Submit by stepping up. Go to discussions and talks about race and America. Join gatherings and movements that seek to bring racial justice and equity. Get side-by-side with people of color so they can see you, and feel you, and know that you have their back. And don’t punk out—keep stepping up. This is not going away anytime soon.


Lastly, don’t you dare buy into the lie that submission is lessening your worth, your value, or your rights in any way. That is the welcome sign on the gate to the hell of white supremacy. It is false.

White folks, I’m calling us on this. It’s time to submit.

I Repent

I cannot and will not recant anything, for to go against conscience is neither right nor safe.

Here I stand, I can do no other. God help me.


Martin Luther. Germany. 1521


A Psalm.


I repent of my bigotry, which is not just “out there” but has lived in my heart.

May God have mercy on me.

I repent of my hate for any human being who is an image-bearer of the God I claim to worship.

May God have mercy on me.

I repent of my silence, which has allowed evil to wreak havoc around me, and for believing that it absolved me of responsibility.

May God have mercy on me.

I repent of my fear—so much fear—that held me back from speaking out and taking a stand when I knew that I should.

May God have mercy on me.

I repent of focusing on my ‘personal relationship with Jesus’ at the expense of and as justification for my non-action.

May God have mercy on me.

I repent of violence in all its forms. Violence is antichrist, it has no place in my thoughts, actions, or words.

May God have mercy on me.

I repent of speaking but not acting. That makes me a fraud. Words are empty without action. Jesus and his brother even said so.

May God have mercy on me.

I repent of being self-absorbed, and not absorbing in my body and soul with empathy the pain and struggle of others.

May God have mercy on me.

I repent of the sin of omission and for not seeing it as a horrible violation of my duty as an ambassador of Christ.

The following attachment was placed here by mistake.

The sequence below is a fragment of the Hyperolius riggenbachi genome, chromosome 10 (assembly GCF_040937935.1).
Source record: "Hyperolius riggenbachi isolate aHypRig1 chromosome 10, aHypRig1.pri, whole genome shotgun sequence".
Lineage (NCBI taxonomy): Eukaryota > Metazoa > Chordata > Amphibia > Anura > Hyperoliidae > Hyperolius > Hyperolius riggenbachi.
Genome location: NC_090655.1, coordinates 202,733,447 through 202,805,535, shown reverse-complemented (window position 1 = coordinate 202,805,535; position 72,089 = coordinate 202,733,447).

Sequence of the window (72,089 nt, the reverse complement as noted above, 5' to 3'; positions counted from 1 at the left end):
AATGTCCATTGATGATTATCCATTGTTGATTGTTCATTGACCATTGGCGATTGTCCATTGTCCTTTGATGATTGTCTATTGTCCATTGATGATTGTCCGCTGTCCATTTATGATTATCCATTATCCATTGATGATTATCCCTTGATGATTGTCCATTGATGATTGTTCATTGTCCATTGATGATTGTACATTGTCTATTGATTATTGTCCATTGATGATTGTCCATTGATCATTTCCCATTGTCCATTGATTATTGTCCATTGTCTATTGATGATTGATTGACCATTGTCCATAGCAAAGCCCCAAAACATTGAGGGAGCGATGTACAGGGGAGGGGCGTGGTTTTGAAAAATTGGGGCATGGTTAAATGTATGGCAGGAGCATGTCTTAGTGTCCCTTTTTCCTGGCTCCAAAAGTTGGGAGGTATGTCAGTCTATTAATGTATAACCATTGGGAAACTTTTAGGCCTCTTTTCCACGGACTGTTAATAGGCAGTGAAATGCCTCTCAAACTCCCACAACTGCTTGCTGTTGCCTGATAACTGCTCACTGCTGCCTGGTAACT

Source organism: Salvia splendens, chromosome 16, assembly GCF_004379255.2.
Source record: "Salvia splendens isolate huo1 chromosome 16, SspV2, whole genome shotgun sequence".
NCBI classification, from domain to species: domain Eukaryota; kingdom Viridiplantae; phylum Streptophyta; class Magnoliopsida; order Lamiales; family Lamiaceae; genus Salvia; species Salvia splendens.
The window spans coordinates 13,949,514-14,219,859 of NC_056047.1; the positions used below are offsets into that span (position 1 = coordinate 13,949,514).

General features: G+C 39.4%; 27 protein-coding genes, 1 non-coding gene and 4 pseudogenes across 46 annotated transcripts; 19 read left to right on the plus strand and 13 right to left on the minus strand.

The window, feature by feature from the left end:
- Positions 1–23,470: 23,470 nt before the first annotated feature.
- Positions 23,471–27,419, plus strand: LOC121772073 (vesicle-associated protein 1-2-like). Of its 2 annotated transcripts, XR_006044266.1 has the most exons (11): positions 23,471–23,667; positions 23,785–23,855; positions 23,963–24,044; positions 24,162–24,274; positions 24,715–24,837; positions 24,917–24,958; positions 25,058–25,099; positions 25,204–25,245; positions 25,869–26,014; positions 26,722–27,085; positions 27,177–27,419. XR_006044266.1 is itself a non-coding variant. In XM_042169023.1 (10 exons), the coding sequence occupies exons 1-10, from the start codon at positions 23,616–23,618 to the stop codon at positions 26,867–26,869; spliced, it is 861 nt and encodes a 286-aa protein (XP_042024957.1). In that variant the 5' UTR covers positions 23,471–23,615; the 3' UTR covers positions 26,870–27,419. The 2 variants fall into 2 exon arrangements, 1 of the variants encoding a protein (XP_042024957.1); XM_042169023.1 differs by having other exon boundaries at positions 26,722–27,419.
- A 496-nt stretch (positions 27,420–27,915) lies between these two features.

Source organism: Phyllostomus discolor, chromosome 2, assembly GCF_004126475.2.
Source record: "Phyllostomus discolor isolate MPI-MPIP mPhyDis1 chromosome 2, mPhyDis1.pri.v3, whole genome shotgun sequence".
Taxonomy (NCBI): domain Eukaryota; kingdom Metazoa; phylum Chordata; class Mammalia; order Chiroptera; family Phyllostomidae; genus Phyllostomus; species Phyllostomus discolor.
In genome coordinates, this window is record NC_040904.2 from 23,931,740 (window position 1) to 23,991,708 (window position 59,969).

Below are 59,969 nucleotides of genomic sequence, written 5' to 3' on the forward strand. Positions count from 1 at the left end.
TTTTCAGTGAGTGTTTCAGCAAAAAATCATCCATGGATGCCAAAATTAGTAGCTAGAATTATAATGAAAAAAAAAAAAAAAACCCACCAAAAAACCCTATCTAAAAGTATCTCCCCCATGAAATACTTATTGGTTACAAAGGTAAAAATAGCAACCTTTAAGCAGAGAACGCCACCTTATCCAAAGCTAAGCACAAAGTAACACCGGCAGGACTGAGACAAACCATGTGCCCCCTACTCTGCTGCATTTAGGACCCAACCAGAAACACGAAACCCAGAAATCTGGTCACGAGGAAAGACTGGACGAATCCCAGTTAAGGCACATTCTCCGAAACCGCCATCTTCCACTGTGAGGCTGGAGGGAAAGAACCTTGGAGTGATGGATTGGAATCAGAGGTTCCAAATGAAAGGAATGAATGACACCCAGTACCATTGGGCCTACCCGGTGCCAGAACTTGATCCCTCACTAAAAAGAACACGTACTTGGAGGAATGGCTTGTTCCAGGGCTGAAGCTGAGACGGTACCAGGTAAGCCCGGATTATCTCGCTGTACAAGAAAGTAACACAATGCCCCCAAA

May God have mercy on me.

I repent of allowing my privilege to blind me.

May God have mercy on me.

I repent of my ignorance to the problems and issues of others, and ever making it “somebody else’s problem.”

May God have mercy on me.

I repent of preaching the “good news” through a white, male, heterosexual megaphone. I realize much of that news is not actually good.

May God have mercy on me.

I repent of white/male messiah complex. I am not Jesus. I can save literally no one.

May God have mercy on me.

I repent of preaching “forgiveness of sins” without calling for justice, mercy, and freedom for all people and nations. That’s not the gospel.

May God have mercy on me.

I repent of misrepresenting Jesus in my cowardice and apathy in the face of evil; for ever sweeping something under a rug.

May God have mercy on me.

I repent of idolatry, for letting anything other than Jesus be the ruler of my thoughts, emotions, and actions.

May God have mercy on me.

I repent of keeping people at arm’s length for fear of association with their side or their sin. Jesus would do better.

May God have mercy on me.

I repent of judging anyone for sins that were nailed to the cross 2,000 years ago.

May God have mercy on me.

For all this, I am sorry. I mourn, I grieve, and I confess my sin.

But that’s not what I mean.


I have turned.


I am changed. A new creation. Different today than I was yesterday.


No more silence.

No more fear.

No more half-gospel preaching.

No more quiet obedience to being a good Christian and doing all the right things while my brothers and sisters suffer.


I am responsible. It is my problem.

We are all God’s Creation. We are the body of Christ. We are in this together. I am with you.

From this day forward, by the grace of God and with the help of my brothers and sisters, I will walk a new path.


This is my line in the sand. I can do no other.

May God have mercy on me.